A top Swedish judge has suggested that Australian Wikileaks founder Julian Assange should not face extradition if he returns to Sweden. During a lecture, delivered recently in Adelaide, Justice Stefan Lindskog said the case was a ‘mess’ and questioned the legality of the United States requesting his extradition.
”It should never be a crime to make known crime of a state,” Justice Lindskog told a crowd at the University of Adelaide in Australia.
The chairman of the Supreme Court of Sweden said it was questionable if Mr Assange might have committed a similar crime under Swedish law.
The United States is seeking his extradition to face charges for his part in publishing classified files that were downloaded without authorisation by a US Military Personnel. The files detailed thousands of US embassy reports exposing suspect practices undertaken by Americans abroad.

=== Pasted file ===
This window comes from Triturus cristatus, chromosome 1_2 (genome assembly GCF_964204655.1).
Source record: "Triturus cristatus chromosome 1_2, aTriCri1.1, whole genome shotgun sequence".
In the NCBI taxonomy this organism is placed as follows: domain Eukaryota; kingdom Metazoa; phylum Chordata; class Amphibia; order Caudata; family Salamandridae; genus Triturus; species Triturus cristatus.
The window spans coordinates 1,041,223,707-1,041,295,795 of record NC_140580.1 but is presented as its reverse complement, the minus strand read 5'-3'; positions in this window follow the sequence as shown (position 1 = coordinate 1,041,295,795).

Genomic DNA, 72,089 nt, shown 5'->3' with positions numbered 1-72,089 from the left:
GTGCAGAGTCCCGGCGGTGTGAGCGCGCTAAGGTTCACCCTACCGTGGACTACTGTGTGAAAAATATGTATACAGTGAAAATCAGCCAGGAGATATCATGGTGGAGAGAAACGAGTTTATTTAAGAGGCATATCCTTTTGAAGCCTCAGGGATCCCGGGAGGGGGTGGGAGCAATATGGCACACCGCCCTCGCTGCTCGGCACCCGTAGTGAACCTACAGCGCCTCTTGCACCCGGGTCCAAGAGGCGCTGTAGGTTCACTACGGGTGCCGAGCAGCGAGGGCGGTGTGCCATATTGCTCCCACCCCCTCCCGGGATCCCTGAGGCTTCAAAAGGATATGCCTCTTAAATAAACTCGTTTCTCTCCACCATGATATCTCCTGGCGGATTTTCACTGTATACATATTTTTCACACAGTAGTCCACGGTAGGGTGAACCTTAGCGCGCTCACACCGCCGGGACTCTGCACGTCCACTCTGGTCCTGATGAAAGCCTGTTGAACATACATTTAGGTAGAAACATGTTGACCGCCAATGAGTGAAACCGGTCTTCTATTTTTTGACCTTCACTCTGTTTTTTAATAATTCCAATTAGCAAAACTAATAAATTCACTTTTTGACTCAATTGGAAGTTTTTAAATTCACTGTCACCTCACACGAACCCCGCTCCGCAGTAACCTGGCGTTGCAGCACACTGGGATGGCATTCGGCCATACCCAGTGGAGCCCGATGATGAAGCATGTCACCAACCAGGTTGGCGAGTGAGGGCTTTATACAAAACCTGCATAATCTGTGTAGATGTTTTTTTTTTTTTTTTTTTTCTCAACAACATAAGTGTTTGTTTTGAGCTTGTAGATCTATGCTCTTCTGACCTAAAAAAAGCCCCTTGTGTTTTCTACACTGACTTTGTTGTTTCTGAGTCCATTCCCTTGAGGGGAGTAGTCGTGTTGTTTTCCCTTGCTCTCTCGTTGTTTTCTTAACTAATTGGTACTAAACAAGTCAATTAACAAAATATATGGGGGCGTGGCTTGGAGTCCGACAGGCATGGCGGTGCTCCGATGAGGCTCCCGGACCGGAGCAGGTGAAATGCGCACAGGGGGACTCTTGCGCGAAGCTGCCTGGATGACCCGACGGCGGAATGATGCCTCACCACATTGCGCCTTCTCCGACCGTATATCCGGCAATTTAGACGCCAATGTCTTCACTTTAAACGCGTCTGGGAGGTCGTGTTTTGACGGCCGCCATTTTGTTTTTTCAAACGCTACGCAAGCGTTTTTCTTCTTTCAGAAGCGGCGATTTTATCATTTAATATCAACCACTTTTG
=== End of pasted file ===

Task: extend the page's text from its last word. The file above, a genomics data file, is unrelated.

Assange is wanted in Sweden to answer to charges of attempted rape, but the Australian is unwilling to appear, fearing an extradition to the US. “What is classified under US law is probably not classified under Swedish law, and enemies to the US may not be enemies to Sweden,” said Justice Lundskog.
He’s of the opinion that extradition should not be considered for crimes of political nature, suggesting that exposing state mis-conduct would not be considered a crime in Sweden. Australia’s foreign minister, Bob Carr, has been on record saying he believes the US has no case to demand extradition from Sweden of Mr Assange.
Britain, where Assange is currently living, doesn’t see it that way and will likely extradite him to Sweden should he come out of hiding from the Ecuadorian Embassy, where he has been offered asylum.